Figure 10: Air gap signal conditioner showing available signals (min gap, rotor profile, and pole profile).

In contrast, the rotor profile signal is used primarily during system commissioning and verification. It is not further detailed here but is discussed at greater length in the product manual.

Lastly, the pole profile (waveform) signal is used in companion condition monitoring software such as our VibroSight suite where numerous plot types and measurement extractions are available along with supplementary software alarming. In those instances where continuous condition monitoring is not installed, the pole profile signal is available at the monitor’s buffered output connector for access by portable instrumentation. It is worth noting that the minimum gap can be provided as a proportional 4-20mA signal13 for connection to a PLC or other platform when a conventional vibration monitoring system is not used.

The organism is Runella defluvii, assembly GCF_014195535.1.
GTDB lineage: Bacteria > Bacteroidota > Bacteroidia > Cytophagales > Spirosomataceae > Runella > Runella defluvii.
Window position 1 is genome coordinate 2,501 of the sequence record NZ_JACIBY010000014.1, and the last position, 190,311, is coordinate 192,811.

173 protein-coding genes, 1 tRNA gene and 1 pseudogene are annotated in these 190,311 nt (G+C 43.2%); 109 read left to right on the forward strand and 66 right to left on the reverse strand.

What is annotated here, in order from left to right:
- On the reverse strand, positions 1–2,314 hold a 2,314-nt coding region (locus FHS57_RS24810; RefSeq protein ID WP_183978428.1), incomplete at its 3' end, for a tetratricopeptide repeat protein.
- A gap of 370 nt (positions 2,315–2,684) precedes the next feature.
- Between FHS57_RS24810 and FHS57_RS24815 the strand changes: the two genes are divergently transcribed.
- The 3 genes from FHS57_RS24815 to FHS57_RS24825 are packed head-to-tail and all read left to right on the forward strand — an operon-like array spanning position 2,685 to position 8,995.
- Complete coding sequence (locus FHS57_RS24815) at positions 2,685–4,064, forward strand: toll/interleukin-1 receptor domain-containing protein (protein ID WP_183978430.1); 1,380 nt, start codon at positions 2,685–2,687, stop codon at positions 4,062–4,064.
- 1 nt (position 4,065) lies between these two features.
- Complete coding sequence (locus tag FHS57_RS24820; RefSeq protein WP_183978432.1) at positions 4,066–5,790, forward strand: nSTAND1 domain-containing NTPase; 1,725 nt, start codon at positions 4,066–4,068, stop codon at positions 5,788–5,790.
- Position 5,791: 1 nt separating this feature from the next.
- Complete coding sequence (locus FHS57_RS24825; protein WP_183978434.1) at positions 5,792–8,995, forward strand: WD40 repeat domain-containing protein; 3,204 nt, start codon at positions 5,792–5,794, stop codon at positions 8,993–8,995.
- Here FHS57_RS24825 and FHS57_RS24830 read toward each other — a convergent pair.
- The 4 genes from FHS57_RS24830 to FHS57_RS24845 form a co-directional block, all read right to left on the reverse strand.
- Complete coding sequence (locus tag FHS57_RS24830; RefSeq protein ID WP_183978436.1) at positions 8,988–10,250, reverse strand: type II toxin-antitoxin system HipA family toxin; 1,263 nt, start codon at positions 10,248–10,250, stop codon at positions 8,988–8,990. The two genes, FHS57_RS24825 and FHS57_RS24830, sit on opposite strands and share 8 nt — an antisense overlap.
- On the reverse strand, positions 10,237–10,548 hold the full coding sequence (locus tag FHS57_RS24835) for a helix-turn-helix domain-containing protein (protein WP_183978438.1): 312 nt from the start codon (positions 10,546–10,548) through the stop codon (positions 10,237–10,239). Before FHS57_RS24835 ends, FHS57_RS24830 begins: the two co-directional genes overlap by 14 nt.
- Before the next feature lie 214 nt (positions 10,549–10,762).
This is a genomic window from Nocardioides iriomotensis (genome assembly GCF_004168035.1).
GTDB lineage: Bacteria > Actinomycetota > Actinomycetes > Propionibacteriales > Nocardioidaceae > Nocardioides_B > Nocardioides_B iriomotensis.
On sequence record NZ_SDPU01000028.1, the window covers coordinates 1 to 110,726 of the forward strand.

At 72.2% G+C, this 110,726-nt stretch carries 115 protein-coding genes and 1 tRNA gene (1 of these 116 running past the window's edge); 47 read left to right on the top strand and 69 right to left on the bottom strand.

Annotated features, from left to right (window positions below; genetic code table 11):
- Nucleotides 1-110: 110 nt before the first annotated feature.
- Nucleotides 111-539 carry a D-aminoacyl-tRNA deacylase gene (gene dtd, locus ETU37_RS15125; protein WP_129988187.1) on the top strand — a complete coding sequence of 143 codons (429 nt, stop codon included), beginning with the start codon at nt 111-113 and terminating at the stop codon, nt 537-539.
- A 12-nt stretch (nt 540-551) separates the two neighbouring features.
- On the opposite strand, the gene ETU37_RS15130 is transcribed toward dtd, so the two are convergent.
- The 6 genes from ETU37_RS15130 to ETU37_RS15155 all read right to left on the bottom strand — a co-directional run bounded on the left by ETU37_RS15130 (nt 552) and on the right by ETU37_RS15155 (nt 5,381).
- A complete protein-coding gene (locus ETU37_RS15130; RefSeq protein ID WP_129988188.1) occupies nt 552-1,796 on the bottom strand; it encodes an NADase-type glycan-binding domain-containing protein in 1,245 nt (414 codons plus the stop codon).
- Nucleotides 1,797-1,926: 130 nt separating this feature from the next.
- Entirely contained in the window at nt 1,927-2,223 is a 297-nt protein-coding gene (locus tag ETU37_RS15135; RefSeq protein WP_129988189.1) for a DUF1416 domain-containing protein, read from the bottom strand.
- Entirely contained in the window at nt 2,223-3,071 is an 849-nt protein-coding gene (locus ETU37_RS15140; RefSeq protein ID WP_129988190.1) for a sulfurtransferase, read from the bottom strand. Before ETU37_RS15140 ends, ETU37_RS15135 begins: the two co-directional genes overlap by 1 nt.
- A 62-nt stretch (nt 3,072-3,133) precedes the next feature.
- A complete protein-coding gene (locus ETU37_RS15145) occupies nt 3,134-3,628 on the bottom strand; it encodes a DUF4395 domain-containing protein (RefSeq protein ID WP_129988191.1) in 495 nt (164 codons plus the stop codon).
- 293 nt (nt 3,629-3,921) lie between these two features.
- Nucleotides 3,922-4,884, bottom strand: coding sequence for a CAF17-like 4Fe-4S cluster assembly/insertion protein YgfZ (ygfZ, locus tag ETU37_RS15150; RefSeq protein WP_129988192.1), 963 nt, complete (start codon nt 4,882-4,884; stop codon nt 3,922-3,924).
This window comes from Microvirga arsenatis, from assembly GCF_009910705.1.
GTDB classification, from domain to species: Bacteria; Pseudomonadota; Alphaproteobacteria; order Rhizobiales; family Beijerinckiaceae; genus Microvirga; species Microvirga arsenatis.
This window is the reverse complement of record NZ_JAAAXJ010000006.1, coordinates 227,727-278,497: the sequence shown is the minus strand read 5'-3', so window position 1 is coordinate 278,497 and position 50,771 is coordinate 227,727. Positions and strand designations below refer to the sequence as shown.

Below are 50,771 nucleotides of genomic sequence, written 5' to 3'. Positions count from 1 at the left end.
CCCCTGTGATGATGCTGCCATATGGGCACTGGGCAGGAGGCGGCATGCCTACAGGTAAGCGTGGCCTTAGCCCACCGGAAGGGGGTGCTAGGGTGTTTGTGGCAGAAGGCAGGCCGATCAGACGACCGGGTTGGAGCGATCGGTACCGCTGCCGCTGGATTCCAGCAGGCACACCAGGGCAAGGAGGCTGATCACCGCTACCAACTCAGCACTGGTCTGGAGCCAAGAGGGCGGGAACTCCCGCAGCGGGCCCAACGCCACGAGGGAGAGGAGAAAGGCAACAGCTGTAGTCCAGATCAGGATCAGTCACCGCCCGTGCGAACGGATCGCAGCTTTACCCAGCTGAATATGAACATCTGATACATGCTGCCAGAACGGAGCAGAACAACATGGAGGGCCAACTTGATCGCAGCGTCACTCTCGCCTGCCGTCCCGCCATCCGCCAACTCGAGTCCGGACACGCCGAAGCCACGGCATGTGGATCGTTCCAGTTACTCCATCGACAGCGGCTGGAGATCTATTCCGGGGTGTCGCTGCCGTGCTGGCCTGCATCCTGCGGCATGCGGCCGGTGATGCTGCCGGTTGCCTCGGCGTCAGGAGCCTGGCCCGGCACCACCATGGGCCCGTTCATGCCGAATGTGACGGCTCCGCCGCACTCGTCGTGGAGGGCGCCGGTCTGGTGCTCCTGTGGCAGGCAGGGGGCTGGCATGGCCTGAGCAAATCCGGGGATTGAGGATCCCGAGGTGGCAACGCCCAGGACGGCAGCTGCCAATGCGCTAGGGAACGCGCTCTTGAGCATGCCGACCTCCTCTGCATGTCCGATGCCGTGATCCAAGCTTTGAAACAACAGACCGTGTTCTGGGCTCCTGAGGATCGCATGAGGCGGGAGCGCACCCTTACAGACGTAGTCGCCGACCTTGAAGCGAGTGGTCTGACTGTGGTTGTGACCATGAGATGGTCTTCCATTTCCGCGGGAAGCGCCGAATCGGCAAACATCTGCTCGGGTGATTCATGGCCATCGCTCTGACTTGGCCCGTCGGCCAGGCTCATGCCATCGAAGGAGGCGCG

Figure 11: The signal conditioner takes the instantaneous raw sensor signal (pole profile) and generates two additional measurement signals useful for monitoring and alarming: rotor profile and minimum gap.


A significant part of vibro-meter’s heritage is an emphasis on quality. Although it is embodied in all our products, nowhere is it more important than in our sensors given the harsh locations in which they must often survive. Unlike monitoring systems and software that can be addressed even when a machine is running, this is not the case for sensors such as air gap and robustness becomes even more important. Replacing an air gap sensor means not just stopping the unit, but pulling the generator rotor and thus entailing a major, planned outage.